Church Street Postal Workers

The morning of the attack, the employees of the Church Street station were busy at work inside the building. Window clerks were serving a steady stream of customers, as the register report from one window shows - recording transactions up to 8:47:22 a.m. No one in the Church Street building was hurt, as the building had been successfully evacuated by the time the south tower fell just over 10:00 a.m. 

At first, employees were told that the roof of their building was on fire and they had to leave immediately. In fact, part of the jetliner that hit the north tower had landed on the building's roof. Jennifer Boykin, a station supervisor, and her safety officers sped through the offices, ensuring that employees and customers had left and the vaults were secured. 

Because of the severity of the damage to the Church Street building, its employees were detailed out the next day. Delivery and customer service employees were re-assigned to the Farley building. Processing staff were told to report to the nearby Morgan processing center. The Church street employees managed to set up a functioning version of their old office in just two days. On the ground floor of the Farley building, clerks have dusted off old surplus metal mailboxes and use them to help hold mail for the almost 4,000 post office boxes that sit remarkably undamaged, but inaccessible, at Church Street.

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Church Street Station sorting facilities floor – sorting units after evacuation the morning of September 11, 2001.
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Almost 4,000 post office boxes sit inaccessible, at Church Street.

The ten carriers whose daily rounds were made in the corridors of the World Trade Center complex spent the next several months sorting WTC mail into sorting units in the Farley building. They continued to work the mail for the 16,000 addresses that made up the twin towers. 

Rafael Feliciano was assigned to Route 30, which covered floors 78 through 110 of the south tower. United Airlines flight 175 from Boston slammed into floors 87 - 93 of that building just after 9 that morning. For years, Feliciano had spoken to several people on those floors day after day as he brought them their postcards, packages and letters. He witnessed the destruction of the towers and noted sorrowfully that "if I live to be 90 I will never forget what I saw that day."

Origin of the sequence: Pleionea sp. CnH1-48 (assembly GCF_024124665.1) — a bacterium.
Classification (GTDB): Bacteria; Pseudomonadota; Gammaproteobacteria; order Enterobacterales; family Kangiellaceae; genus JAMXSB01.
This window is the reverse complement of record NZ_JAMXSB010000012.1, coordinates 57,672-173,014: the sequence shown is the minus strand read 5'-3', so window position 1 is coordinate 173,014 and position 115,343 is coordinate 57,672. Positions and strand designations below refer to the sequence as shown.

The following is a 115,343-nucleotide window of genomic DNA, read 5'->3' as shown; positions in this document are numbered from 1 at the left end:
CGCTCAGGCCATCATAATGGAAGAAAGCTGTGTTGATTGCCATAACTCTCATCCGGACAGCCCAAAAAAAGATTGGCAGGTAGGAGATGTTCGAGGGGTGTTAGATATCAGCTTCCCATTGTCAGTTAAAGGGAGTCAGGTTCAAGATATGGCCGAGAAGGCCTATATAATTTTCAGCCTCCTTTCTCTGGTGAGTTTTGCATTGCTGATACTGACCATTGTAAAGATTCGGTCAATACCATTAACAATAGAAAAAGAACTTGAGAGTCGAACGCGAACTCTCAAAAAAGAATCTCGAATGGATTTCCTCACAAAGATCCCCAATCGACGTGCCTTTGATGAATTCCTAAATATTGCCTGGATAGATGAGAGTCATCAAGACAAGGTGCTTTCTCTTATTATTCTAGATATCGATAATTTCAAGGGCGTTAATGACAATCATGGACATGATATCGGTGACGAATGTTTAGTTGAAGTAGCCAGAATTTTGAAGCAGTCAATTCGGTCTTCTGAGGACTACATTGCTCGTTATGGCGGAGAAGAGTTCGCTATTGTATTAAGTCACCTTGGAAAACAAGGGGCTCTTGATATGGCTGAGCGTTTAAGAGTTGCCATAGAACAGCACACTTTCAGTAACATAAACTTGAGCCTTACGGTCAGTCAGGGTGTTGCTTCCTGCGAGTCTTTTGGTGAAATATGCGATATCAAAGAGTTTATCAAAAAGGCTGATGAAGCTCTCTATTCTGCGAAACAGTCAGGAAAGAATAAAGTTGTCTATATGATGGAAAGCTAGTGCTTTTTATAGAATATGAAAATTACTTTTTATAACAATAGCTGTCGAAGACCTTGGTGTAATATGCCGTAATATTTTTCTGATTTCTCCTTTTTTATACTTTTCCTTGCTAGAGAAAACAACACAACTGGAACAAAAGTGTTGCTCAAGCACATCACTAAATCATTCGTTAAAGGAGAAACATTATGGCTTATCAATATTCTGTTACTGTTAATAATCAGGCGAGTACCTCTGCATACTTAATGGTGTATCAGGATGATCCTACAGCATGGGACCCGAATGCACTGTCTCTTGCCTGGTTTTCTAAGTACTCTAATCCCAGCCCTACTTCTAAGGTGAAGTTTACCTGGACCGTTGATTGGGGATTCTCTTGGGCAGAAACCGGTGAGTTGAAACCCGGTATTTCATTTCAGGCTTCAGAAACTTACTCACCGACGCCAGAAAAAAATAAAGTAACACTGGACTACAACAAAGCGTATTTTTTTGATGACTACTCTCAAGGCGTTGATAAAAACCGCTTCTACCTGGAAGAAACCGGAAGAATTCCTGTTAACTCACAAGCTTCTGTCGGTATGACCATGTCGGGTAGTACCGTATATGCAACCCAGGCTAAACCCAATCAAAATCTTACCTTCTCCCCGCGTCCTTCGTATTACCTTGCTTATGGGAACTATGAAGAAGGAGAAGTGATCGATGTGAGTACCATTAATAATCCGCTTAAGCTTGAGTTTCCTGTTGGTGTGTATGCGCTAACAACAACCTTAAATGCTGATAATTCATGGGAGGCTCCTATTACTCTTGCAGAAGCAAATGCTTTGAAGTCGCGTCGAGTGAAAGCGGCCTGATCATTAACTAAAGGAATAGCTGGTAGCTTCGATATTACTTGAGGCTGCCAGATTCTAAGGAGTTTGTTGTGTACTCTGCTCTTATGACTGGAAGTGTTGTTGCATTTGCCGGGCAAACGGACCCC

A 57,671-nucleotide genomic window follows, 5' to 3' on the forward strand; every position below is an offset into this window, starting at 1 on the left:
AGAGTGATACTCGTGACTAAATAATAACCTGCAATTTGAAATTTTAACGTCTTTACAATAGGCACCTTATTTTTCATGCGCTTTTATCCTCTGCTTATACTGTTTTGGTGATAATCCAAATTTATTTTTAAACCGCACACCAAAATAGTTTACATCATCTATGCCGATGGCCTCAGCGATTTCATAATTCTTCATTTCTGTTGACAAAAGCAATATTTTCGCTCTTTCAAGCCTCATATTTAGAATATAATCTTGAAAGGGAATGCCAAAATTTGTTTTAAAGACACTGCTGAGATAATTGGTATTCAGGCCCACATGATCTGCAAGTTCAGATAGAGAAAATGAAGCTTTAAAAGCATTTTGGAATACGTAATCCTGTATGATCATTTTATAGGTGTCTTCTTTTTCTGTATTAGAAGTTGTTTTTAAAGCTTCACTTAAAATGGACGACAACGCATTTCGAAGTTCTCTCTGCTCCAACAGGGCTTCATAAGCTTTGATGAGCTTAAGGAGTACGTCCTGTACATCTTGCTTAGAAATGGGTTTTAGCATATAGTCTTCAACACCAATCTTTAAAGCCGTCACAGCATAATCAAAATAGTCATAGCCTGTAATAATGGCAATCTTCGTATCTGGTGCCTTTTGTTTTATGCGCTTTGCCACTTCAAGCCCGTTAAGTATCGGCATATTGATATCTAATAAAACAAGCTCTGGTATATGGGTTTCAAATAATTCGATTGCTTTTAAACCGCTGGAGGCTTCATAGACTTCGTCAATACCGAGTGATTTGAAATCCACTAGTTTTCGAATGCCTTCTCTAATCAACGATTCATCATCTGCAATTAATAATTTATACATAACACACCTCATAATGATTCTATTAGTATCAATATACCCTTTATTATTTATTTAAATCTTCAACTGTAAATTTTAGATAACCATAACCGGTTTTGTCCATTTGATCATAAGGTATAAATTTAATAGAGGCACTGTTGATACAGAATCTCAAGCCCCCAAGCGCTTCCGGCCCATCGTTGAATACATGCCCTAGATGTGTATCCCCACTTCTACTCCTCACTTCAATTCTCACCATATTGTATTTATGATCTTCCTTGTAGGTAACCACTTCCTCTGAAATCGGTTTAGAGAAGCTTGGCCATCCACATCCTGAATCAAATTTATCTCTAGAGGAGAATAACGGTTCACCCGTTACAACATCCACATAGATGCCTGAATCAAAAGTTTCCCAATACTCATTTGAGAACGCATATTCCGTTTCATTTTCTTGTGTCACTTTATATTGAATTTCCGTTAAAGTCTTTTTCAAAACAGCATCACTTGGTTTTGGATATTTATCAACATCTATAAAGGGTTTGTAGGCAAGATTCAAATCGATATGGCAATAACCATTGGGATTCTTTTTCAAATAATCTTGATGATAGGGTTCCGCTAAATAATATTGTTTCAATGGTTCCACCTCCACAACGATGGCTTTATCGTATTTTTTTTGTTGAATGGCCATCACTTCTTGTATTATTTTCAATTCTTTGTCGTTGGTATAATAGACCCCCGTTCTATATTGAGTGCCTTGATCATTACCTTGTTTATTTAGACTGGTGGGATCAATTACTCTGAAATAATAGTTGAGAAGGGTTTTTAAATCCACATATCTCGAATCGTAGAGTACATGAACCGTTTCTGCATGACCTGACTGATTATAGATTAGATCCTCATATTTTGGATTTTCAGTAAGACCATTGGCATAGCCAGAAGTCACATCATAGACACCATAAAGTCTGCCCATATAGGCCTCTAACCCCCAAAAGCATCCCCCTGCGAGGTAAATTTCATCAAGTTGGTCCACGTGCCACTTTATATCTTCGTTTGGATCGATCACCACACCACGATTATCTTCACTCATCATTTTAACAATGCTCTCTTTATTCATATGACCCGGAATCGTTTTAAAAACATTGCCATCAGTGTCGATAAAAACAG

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Letter carrier Emma Thornton inspects her former sorting unit at the National Postal Museum. Thornton also provided the Museum with oral history of serving the trade towers. Thornton’s route was floors 77 – 110 of the World Trade Tower #1.

Long-time New Yorker Emma Thornton has worked out of the Church Street post office for over 20 years. She remembered watching the towers be built, and then watched in horror as they collapsed. Her route, 24D, covered floors 77 through 110 of the north tower, which was hit by the first plane that morning. Among her patrons were people she'd gotten to know over those two decades, including staff from the Windows on the World restaurant and financial firm Cantor Fitzgerald. As she said, "Every time I think about it, tears come to my eyes. A lot of my friends didn't make it." Thornton's sorting unit, listing the names of the larger firms on her route, was selected to be added to the National Postal Museum's collection. 

Clerks, carriers and supervisors outside of Manhattan did what they could to help out that day. Passaic, New Jersey carrier and military veteran John Hogan dropped what he was doing and headed into Manhattan after the second plane hit. "At first, I was shocked, but being a veteran, you don't think, you act." Hogan spent the day assisting fireman and police helping people escape the debris and getting them off of the streets. Workers at the Jersey City post office loaded some of the stunned, dust-covered survivors into postal trucks and drove them to shelters and train stops. As Charlie Wilson, the Manager of the Jersey City post office noted, "I figured this was one time we needed to break the rules to help out." Some of those who made their way across the bridge into Brooklyn were greeted by clerks and carriers from the Brooklyn post office who had gathered all of the water coolers out of the building and brought them down to the street, delivering water, not mail, to the people stumbling by.